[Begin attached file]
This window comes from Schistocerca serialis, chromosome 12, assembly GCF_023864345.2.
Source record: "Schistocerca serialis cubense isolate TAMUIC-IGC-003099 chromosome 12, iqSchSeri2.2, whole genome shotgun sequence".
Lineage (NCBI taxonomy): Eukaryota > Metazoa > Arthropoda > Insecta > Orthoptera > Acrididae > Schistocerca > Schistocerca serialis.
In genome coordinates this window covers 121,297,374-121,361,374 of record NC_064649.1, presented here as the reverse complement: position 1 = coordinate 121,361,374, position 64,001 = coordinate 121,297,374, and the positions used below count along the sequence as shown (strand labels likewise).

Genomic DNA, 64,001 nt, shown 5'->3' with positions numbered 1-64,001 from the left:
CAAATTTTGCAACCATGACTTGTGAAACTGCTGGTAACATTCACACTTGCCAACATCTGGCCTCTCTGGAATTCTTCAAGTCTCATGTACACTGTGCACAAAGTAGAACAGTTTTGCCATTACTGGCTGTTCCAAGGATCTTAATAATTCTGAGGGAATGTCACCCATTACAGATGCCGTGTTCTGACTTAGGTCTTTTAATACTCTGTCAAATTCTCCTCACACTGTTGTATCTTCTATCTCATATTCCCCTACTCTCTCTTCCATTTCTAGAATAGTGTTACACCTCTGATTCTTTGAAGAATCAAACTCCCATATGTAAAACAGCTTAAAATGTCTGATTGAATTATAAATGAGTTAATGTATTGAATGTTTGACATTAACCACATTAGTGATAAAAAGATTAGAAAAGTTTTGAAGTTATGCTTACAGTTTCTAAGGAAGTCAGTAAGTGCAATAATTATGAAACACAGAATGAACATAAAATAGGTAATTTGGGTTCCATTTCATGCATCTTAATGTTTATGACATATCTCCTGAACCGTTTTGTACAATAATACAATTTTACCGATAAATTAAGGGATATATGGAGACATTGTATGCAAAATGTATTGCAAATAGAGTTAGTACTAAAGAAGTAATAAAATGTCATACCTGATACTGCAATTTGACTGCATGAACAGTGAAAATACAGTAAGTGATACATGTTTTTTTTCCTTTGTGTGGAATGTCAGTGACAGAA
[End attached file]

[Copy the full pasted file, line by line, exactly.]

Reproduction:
This window comes from Schistocerca serialis, chromosome 12, assembly GCF_023864345.2.
Source record: "Schistocerca serialis cubense isolate TAMUIC-IGC-003099 chromosome 12, iqSchSeri2.2, whole genome shotgun sequence".
Lineage (NCBI taxonomy): Eukaryota > Metazoa > Arthropoda > Insecta > Orthoptera > Acrididae > Schistocerca > Schistocerca serialis.
In genome coordinates this window covers 121,297,374-121,361,374 of record NC_064649.1, presented here as the reverse complement: position 1 = coordinate 121,361,374, position 64,001 = coordinate 121,297,374, and the positions used below count along the sequence as shown (strand labels likewise).

Genomic DNA, 64,001 nt, shown 5'->3' with positions numbered 1-64,001 from the left:
CAAATTTTGCAACCATGACTTGTGAAACTGCTGGTAACATTCACACTTGCCAACATCTGGCCTCTCTGGAATTCTTCAAGTCTCATGTACACTGTGCACAAAGTAGAACAGTTTTGCCATTACTGGCTGTTCCAAGGATCTTAATAATTCTGAGGGAATGTCACCCATTACAGATGCCGTGTTCTGACTTAGGTCTTTTAATACTCTGTCAAATTCTCCTCACACTGTTGTATCTTCTATCTCATATTCCCCTACTCTCTCTTCCATTTCTAGAATAGTGTTACACCTCTGATTCTTTGAAGAATCAAACTCCCATATGTAAAACAGCTTAAAATGTCTGATTGAATTATAAATGAGTTAATGTATTGAATGTTTGACATTAACCACATTAGTGATAAAAAGATTAGAAAAGTTTTGAAGTTATGCTTACAGTTTCTAAGGAAGTCAGTAAGTGCAATAATTATGAAACACAGAATGAACATAAAATAGGTAATTTGGGTTCCATTTCATGCATCTTAATGTTTATGACATATCTCCTGAACCGTTTTGTACAATAATACAATTTTACCGATAAATTAAGGGATATATGGAGACATTGTATGCAAAATGTATTGCAAATAGAGTTAGTACTAAAGAAGTAATAAAATGTCATACCTGATACTGCAATTTGACTGCATGAACAGTGAAAATACAGTAAGTGATACATGTTTTTTTTCCTTTGTGTGGAATGTCAGTGACAGAA